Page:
Mars One Could Turn Out to Be Mars Zero

Mars One, a Dutch nonprofit organization aiming to land the first humans on Mars and establish a space colony by 2025, appears to have run into trouble.

Astrophysicist Joseph Roche, one of the 100 shortlisted candidates, was excited about the project until recently.

However, his disposition has soured. At best, things are not quite what they appear to be, according to Roche.

Roche pointed to an assessment of the Mars One mission by a team of MIT students led by Sydney Do, a Ph.D. candidate in aeronautics and astronautics, whose thesis focuses on planetary colonization. The team’s assessment concludes, in essence, that the project is not feasible within its established parameters.

Mars One did not engage with that team, which caused Roche concern.

Further, Mars One claimed to receive applications from 200,000 people, when the actual number was 2,761, he pointed out.

The candidate selection process was not rigorous enough, Roche also said, and rankings were influenced by how much candidates donated to the project.

Candidates were encouraged to donate 75 percent of any fees received for interviews to the organization. Project costs, by Mars One’s own admission, will run into the billions of dollars.

“I think anyone close to the space program knew this was unrealistic,” said Jim McGregor, principal analyst at Tirias Research.

“There are major challenges to colonizing another planet, some of which scientists are still working to overcome,” he told TechNewsWorld, “but the concept is built on a fantasy that many people, including myself, would love to believe in.”

What the MIT Study Found

Mars One’s plan is “infeasible, simply because many of the technologies required for a Mars settlement effort are neither existing, validated, nor available,” Do told TechNewsWorld.

Even if they were available, the one-way missions “make their plan inherently unsustainable,” he said, because they have no end date.

The colonists “will require constant resupply of equipment and spare parts from Earth to keep the life support technologies and their associated infrastructure operating,” Do maintained.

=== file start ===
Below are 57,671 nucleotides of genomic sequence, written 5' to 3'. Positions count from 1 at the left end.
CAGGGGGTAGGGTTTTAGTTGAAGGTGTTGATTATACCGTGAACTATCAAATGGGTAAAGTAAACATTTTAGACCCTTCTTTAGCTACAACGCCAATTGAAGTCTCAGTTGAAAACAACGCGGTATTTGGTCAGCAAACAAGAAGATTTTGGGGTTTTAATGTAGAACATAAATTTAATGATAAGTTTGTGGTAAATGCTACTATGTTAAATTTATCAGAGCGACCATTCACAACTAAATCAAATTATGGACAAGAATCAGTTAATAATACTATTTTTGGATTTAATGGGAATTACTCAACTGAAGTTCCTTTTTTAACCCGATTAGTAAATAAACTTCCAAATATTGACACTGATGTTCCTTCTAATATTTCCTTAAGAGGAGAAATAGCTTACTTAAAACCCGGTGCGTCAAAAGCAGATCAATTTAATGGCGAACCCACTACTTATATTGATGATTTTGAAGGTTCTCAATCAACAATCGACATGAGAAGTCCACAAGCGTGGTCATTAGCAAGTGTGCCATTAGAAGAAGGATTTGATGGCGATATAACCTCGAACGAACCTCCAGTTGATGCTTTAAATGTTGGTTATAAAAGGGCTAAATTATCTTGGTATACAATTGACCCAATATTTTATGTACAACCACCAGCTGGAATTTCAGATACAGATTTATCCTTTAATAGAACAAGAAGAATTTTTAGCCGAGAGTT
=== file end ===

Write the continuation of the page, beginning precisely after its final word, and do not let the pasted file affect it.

Adding people to the colony indefinitely, as planned, will increase the requirements for technologies and spare parts — and therefore, funding — so Mars One “may be able to get off the ground, but they won’t be able to keep their program running,” Do said.

Mars One Fights Back

Roche has made several false assertions, said Mars One spokesperson Suzanne Flinkenflӧgel.

For example, candidates’ donations do not influence the astronaut selection process. “There are many that did contribute significantly but were not selected to proceed to the next … round,” she told TechNewsWorld.

The MIT report “was written by a couple of undergraduate students,” Flinkenflӧgel said, adding that the students made “very incorrect assumptions about our mission.”

Mars One “has a good mission design discussed with aerospace companies around the world with decades of experience,” Flinkenflӧgel claimed.

No Tickets to Barsoom Yet

“This was a very creative plan to put people on a one-way mission to Mars, but it appears the numbers just don’t add up,” Rob Enderle, principal analyst at the Enderle Group, told TechNewsWorld.

Mars One is still looking for sponsors and mission partners, its website suggests. In the meantime, it is soliciting donations of US$2 per month or more, and it indicates it has raised nearly $800,000 that way.

It also sells things, ranging from T-shirts (marked down to $25) to stickers to hoodies.

“The only way that Mars One is going to happen is if you have somebody with exceptionally deep pockets to fund it,” said Frost & Sullivan analyst Mike Jude.

“Crowdsourcing isn’t going to do it — selling T-Shirts isn’t going to do it,” he told TechNewsWorld.

“They wanted to fund it with a reality show,” Jude noted, “but how many reality shows do you know that generate $1 billion in revenue?”

Richard Adhikari

Richard Adhikari has written about high-tech for leading industry publications since the 1990s and wonders where it's all leading to. Will implanted RFID chips in humans be the Mark of the Beast? Will nanotech solve our coming food crisis? Does Sturgeon's Law still hold true? You can connect with Richard on Google+.


  • My attitude towards Mars One has always been, "I’ll believe it when I see it." Personally I think one billion is an extremely low ball estimate of what such a project would actually cost – I would expect the real costs to be multiples of that number. And there is another issue no one seems to be discussing, and that would be the legality of an extremely dangerous one way mission from a jurisdiction such as the United States.

    Having said that, I think the Mars One "project" has already been worthwhile, in that it has sparked an honest and open discussion of what the real costs of attempting to "colonize" another planet would be, both in dollars and in human terms. Not to mention an assessment of the technology required to successfully execute such a mission.

    But I’ll put it on record, I’m 49 years old, and I don’t expect to see a human successfully land, alive, on Mars in my lifetime, let alone live there for an extended period of time, or be returned safely to Earth.

  • I think the project would generate a revenue stream as it got closer to launch and there after. If interest rates stay near 0 they could borrow against that. It is easy to punch holes in such a vast project. This would actually generate more income. Imagine the viewership (ratings) as things begin to fail and people start dying. It would not constitute a failure of the project as a whole. We would learn a great deal. The next group will do much better because of these efforts. It is an awesome experiment.

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